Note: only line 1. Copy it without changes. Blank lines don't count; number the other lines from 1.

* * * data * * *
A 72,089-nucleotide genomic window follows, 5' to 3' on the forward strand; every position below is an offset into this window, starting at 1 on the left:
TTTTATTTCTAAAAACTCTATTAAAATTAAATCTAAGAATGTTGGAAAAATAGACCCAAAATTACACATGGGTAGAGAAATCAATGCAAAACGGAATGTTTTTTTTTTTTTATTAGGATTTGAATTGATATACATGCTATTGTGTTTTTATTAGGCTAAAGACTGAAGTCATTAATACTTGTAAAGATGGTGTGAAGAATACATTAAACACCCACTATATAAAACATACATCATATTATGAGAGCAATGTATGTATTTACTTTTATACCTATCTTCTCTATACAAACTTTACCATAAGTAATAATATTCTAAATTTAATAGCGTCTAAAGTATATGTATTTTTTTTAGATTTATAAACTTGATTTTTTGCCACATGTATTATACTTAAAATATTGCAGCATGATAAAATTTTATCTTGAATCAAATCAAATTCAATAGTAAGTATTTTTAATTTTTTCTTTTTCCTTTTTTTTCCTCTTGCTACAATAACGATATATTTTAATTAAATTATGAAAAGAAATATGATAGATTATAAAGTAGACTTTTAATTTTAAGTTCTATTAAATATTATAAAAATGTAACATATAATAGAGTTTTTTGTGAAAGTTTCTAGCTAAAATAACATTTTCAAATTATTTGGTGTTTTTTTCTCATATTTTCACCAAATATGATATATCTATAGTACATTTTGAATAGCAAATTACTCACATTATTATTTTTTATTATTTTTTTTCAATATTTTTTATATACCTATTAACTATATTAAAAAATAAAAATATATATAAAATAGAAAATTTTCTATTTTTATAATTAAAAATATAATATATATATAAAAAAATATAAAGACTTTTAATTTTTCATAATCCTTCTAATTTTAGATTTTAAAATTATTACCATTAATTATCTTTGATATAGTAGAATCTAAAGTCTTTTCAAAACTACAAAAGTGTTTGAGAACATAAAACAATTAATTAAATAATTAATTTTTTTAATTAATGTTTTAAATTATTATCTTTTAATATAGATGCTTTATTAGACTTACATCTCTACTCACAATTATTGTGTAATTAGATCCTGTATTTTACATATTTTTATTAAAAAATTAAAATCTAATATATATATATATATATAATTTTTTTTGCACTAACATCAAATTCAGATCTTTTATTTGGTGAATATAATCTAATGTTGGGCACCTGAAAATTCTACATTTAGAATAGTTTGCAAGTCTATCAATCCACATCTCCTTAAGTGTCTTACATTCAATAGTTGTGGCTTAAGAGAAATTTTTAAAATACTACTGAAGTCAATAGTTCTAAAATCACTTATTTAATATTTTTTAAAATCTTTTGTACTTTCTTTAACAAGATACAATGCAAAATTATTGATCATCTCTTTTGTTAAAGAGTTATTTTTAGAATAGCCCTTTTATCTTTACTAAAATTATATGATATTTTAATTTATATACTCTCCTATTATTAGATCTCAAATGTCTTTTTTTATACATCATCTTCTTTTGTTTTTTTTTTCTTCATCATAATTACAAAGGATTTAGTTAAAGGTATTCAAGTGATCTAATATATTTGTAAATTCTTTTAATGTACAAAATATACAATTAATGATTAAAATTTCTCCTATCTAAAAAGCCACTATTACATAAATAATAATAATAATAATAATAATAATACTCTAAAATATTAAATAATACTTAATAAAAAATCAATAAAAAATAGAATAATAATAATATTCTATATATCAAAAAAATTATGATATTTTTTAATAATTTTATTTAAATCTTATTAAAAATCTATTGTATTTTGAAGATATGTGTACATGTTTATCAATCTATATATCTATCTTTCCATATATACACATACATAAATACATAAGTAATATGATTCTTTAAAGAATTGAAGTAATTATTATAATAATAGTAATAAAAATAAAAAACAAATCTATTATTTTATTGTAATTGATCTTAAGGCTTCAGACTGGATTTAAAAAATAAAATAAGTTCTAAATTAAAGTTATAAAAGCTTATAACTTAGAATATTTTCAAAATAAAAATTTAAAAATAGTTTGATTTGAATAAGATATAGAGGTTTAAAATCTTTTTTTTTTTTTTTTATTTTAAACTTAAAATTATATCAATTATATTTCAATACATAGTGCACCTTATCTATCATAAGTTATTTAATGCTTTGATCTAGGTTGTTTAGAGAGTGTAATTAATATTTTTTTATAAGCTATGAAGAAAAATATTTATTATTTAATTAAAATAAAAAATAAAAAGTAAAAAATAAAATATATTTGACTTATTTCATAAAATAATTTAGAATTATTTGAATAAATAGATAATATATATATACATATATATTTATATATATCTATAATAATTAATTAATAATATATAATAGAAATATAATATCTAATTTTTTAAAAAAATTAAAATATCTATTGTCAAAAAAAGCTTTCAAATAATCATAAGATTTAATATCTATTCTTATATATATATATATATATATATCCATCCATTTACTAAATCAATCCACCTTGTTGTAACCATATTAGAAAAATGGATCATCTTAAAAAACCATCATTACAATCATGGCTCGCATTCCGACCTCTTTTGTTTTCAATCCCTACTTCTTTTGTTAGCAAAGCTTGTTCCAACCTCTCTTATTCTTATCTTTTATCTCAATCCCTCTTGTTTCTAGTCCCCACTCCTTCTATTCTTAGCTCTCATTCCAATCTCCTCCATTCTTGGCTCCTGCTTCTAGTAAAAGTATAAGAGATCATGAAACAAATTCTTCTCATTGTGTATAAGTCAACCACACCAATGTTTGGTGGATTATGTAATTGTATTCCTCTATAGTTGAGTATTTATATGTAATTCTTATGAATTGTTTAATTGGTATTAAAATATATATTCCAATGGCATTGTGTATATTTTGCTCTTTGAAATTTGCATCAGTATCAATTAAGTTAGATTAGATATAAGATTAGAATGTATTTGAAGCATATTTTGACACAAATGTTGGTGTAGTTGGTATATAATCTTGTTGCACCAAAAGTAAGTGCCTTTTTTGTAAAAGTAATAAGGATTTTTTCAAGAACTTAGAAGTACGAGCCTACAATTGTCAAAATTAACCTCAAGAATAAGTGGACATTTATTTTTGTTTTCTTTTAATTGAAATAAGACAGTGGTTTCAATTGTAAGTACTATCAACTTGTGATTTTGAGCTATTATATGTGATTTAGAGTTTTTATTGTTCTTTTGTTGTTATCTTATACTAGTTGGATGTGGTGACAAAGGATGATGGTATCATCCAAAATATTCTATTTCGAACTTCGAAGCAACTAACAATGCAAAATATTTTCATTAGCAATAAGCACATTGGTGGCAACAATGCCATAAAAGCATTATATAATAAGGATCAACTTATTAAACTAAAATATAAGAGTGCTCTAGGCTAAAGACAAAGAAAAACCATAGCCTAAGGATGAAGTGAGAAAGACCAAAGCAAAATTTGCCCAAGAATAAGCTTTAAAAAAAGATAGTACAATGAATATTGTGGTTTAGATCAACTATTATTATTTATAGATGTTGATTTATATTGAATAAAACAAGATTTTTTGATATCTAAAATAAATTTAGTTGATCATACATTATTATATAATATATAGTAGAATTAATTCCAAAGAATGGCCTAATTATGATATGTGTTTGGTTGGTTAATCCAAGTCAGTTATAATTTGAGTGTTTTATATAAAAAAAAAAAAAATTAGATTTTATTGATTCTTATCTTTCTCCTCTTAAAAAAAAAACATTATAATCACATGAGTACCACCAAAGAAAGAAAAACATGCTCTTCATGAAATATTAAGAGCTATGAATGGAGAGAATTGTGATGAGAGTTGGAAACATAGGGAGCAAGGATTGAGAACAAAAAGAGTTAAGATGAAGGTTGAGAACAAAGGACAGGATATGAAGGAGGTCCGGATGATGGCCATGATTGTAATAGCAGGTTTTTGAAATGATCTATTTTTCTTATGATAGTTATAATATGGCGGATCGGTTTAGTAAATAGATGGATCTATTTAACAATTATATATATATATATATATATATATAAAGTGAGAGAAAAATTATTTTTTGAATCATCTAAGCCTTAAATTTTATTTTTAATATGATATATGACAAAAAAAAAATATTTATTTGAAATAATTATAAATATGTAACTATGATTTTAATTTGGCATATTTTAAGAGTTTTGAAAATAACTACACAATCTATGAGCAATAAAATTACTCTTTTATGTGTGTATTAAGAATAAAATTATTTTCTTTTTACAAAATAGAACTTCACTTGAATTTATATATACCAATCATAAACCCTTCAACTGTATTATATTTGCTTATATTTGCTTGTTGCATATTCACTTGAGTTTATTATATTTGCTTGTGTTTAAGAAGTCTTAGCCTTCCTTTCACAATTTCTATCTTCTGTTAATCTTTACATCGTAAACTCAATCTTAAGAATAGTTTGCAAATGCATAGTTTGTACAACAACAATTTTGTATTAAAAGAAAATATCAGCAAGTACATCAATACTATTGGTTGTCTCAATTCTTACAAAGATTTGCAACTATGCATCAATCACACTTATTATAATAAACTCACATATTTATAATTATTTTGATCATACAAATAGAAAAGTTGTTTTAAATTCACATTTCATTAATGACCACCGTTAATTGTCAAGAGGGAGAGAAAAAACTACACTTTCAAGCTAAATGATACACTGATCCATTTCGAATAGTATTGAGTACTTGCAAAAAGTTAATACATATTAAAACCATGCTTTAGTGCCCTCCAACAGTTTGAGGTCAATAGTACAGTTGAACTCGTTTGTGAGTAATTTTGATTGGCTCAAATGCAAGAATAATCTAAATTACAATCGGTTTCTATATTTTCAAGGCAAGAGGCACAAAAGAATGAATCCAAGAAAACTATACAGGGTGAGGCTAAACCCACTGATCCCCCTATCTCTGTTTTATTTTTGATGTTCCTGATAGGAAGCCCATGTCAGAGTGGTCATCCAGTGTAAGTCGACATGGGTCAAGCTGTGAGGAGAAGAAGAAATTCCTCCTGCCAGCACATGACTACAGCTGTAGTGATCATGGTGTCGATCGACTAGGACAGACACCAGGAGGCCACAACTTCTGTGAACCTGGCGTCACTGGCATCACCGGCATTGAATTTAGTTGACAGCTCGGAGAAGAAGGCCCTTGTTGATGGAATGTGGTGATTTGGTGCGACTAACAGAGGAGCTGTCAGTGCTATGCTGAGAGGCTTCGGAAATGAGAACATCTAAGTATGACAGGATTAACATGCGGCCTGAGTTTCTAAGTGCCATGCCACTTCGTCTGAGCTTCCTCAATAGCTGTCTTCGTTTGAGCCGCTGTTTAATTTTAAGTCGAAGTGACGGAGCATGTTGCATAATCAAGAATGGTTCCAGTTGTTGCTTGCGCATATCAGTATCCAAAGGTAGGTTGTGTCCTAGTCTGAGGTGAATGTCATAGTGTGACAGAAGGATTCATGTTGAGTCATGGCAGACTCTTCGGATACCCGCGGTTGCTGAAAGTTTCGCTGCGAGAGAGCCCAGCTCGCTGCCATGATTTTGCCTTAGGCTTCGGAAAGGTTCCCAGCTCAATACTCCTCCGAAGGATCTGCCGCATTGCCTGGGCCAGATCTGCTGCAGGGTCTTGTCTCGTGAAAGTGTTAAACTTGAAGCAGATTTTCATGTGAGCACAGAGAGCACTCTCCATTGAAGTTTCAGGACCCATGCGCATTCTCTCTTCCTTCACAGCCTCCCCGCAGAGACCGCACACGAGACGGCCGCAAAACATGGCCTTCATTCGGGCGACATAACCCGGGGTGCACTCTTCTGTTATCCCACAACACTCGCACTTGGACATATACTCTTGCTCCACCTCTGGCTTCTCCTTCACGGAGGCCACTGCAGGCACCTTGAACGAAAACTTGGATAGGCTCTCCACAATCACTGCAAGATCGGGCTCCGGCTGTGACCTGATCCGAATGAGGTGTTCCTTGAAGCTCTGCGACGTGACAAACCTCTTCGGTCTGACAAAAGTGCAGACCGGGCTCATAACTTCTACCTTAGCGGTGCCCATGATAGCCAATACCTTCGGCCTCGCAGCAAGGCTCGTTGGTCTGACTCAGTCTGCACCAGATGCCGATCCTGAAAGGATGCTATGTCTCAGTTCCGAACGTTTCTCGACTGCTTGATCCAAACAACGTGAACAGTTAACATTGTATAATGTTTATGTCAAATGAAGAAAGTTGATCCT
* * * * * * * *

A 72,089-nucleotide genomic window follows, 5' to 3' on the forward strand; every position below is an offset into this window, starting at 1 on the left: